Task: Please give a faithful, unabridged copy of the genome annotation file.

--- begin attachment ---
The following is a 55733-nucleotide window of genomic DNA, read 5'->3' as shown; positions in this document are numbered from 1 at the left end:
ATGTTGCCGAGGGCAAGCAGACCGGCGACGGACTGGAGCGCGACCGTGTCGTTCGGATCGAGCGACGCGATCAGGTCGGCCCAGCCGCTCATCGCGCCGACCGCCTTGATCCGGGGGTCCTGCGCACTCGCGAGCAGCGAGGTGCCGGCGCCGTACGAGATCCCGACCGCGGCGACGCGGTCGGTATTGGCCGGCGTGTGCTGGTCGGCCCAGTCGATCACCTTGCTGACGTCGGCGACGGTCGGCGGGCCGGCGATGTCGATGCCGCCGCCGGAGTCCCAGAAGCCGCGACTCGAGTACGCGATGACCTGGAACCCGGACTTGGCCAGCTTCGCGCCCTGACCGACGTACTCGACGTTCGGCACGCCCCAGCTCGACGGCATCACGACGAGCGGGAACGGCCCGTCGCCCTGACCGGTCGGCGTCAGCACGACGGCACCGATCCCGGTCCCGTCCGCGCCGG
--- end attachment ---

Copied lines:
The following is a 55733-nucleotide window of genomic DNA, read 5'->3' as shown; positions in this document are numbered from 1 at the left end:
ATGTTGCCGAGGGCAAGCAGACCGGCGACGGACTGGAGCGCGACCGTGTCGTTCGGATCGAGCGACGCGATCAGGTCGGCCCAGCCGCTCATCGCGCCGACCGCCTTGATCCGGGGGTCCTGCGCACTCGCGAGCAGCGAGGTGCCGGCGCCGTACGAGATCCCGACCGCGGCGACGCGGTCGGTATTGGCCGGCGTGTGCTGGTCGGCCCAGTCGATCACCTTGCTGACGTCGGCGACGGTCGGCGGGCCGGCGATGTCGATGCCGCCGCCGGAGTCCCAGAAGCCGCGACTCGAGTACGCGATGACCTGGAACCCGGACTTGGCCAGCTTCGCGCCCTGACCGACGTACTCGACGTTCGGCACGCCCCAGCTCGACGGCATCACGACGAGCGGGAACGGCCCGTCGCCCTGACCGGTCGGCGTCAGCACGACGGCACCGATCCCGGTCCCGTCCGCGCCGG